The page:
Workplace violence is the threatened, attempted, or actual exercise of physical force by a person that causes, or is likely to cause, an injury to a worker. It is also a threatening statement made or any conduct engaged in by a person that gives a worker reasonable cause to believe that the worker is at risk of injury. (See Occupational Health and Safety Regulations, Part 1 – General, section 1.02.). Violence can cause physical and psychological injuries.

What’s a hazard?

A hazard is something that may expose a person to a risk of injury, this includes violence. Some hazards are more obvious than others. Below are some examples of violence hazards that could lead to injury. Which could occur in your workplace? Are there any others that may be relevant in your workplace?

Forms of violence may include:

  • threatening behaviour
  • verbal or written threats
  • verbal abuse
  • harassment
  • sexual abuse or statements
  • poisoned work environment
  • bullying behaviour
  • cyberbullying
  • domestic violence in the workplace
  • physical attacks

What are some risk factors associated with violence in the workplace?

Risk is the likelihood that someone will be harmed if they are exposed to a hazard. Most instances of workplace violence are predictable and preventable if hazards are identified and steps are taken to mitigate the risks.

Below are some risk factors that could increase the likelihood of an injury from violence. Which of these risk factors is relevant to your workplace? Can you think of others that may be relevant in your workplace?

Risk factors include:

  • working alone or in small groups
  • working in isolated locations
  • working with the public
  • handling money or valuables, including drugs, liquor, or tobacco
  • working at night or early in the morning
  • working in public buildings or areas

What are the possible effects?

For individuals, the effects can include:

  • minor or serious physical or psychological injuries
  • temporary or permanent physical disability
  • shock, anxiety, and psychological trauma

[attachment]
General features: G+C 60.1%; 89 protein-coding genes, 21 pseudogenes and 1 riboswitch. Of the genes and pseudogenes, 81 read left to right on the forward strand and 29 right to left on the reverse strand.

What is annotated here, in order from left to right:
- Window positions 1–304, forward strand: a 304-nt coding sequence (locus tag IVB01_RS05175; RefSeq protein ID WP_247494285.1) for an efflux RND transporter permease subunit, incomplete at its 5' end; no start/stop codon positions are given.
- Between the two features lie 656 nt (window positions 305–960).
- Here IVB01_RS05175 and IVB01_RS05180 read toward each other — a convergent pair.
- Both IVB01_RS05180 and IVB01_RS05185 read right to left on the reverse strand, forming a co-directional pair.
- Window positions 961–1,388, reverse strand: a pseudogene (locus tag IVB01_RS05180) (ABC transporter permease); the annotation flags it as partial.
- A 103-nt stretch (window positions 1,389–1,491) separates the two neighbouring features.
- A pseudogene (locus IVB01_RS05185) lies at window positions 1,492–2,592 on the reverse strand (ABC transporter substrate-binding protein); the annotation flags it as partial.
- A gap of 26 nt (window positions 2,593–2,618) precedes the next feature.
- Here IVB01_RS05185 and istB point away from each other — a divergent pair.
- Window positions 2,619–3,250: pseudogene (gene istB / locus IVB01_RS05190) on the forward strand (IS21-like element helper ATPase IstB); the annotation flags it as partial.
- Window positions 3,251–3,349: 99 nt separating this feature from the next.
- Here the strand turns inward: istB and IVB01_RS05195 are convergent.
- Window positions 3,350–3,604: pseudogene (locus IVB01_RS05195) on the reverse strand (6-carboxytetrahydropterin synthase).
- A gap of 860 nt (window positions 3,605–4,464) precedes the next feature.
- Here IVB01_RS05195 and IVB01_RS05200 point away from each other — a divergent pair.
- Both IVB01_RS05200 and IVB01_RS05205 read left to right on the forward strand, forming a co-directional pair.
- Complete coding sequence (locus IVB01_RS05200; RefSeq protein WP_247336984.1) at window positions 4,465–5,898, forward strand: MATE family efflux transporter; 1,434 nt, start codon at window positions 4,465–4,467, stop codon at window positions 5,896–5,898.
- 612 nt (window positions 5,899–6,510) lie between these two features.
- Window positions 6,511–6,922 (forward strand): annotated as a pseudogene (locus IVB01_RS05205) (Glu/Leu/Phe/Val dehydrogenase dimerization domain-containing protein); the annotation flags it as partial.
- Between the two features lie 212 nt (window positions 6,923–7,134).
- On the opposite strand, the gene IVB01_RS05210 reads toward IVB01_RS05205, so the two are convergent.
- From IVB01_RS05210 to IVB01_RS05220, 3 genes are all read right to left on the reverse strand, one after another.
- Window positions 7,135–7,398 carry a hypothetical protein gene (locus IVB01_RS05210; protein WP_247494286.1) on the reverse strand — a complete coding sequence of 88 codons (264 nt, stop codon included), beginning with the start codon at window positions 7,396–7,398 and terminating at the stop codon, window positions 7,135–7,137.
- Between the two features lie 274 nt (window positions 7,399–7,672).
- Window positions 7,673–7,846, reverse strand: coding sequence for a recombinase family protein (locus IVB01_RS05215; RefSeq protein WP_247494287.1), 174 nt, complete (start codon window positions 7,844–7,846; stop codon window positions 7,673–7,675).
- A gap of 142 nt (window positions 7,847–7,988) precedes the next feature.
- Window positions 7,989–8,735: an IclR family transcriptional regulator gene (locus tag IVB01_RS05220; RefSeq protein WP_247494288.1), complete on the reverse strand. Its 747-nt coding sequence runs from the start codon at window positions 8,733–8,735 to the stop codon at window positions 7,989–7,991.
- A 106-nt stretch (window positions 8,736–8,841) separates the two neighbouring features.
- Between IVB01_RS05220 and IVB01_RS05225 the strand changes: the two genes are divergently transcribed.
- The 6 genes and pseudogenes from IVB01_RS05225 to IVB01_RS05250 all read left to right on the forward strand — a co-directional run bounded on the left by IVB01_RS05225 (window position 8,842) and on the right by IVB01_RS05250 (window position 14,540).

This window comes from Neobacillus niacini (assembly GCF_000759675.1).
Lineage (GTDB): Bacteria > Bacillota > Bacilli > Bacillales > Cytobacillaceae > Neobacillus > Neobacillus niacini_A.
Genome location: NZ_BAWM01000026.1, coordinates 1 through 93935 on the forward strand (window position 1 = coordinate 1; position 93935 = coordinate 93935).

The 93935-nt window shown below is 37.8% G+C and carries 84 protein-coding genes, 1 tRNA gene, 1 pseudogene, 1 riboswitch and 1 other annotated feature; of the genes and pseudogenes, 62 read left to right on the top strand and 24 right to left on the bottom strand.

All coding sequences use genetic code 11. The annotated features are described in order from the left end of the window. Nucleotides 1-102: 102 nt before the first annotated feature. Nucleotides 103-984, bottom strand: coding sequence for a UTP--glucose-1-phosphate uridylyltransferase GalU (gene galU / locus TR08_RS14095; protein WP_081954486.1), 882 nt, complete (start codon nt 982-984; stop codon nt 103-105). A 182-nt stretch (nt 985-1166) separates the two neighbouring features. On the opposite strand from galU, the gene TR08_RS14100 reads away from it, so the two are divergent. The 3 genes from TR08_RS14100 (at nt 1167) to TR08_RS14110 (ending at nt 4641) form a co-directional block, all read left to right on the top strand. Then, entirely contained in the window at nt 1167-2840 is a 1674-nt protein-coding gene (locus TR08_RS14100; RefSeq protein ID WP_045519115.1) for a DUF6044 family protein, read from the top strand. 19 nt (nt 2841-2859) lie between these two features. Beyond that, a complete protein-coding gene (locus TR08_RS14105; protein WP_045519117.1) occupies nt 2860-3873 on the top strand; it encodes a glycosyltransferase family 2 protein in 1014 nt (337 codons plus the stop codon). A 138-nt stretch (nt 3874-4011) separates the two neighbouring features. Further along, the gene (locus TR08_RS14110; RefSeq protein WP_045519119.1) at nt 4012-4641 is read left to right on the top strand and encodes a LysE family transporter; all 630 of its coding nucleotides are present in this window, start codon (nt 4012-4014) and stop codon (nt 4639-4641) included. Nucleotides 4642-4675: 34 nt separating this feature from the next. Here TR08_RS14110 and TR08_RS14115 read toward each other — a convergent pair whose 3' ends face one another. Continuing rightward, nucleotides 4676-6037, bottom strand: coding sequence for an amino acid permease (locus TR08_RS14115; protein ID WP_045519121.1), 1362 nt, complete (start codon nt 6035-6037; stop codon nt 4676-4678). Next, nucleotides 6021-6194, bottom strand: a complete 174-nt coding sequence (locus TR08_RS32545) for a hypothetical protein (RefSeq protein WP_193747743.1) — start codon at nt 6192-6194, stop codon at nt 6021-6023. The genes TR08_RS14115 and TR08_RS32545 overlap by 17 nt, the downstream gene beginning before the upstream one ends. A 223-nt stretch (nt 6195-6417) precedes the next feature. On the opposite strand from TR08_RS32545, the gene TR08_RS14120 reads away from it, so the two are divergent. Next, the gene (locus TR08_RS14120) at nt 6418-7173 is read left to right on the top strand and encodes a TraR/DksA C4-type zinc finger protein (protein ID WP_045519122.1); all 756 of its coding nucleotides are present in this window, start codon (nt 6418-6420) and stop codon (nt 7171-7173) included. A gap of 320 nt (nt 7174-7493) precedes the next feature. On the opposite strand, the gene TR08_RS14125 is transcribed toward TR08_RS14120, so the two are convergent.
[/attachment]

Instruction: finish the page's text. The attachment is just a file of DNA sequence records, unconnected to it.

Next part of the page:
For organizations, the effects can include:

  • low morale
  • increased job stress
  • increased absenteeism and turnover
  • reduced trust of management and co-workers
  • a hostile working environment

What can be done to prevent violence in the workplace?

Required by law:

  • employers must do hazard assessments to identify what kinds of hazards, including violence hazards, are present in their workplaces
  • workplaces must have a violence and harassment prevention policy and procedures in place
  • employers must train workers on their violence and harassment prevention policy and procedures
  • procedures must explain how to make a complaint, investigate a complaint, and share investigation results
  • reporting procedures must say how to make a complaint of violence to someone other than the employer, if a worker has a complaint against their employer
  • workers must take all necessary precautions to ensure their own health and safety and that of everyone else in the workplace, including preventing workplace violence
  • workers must report immediately to their supervisor any situation they have reason to believe would present a hazard, including violence hazards
  • workers must report any accident or injury that results from their work
  • employers must take measures to eliminate or control the risks of hazards, including violence hazards, identified in their workplace
  • employers must have procedures in place to let affected workers know what supports are available, for example, employee assistance programs, peer support programs, or community resources like counselling or mental health services

Additional controls:

Specific actions may be considered based on the hazard assessment in your workplace. For example:

  • scheduling to avoid leaving workers alone
  • procedures to restrict access to money and higher-value objects
  • check-in procedures
  • monitored security systems
  • emergency response buttons
  • guest sign-in procedures
  • design elements like lighting, lines of sight, or barriers
  • de-escalation
  • training

If you are exposed to workplace violence:

  • follow your organization’s emergency plan if immediate assistance is required
  • follow the organization’s incident reporting procedures
  • report and record all incidents
  • report to your supervisor

More information:

If you have more questions or concerns about preventing workplace violence, please contact:

  • Yukon Workers’ Compensation Health and Safety Board, 867-667-5450 or 1-800-661-0443 or
  • Yukon Human Rights Commission, 867-667-6226

Article Contributed by Yukon Workers Compensation Health and Safety Board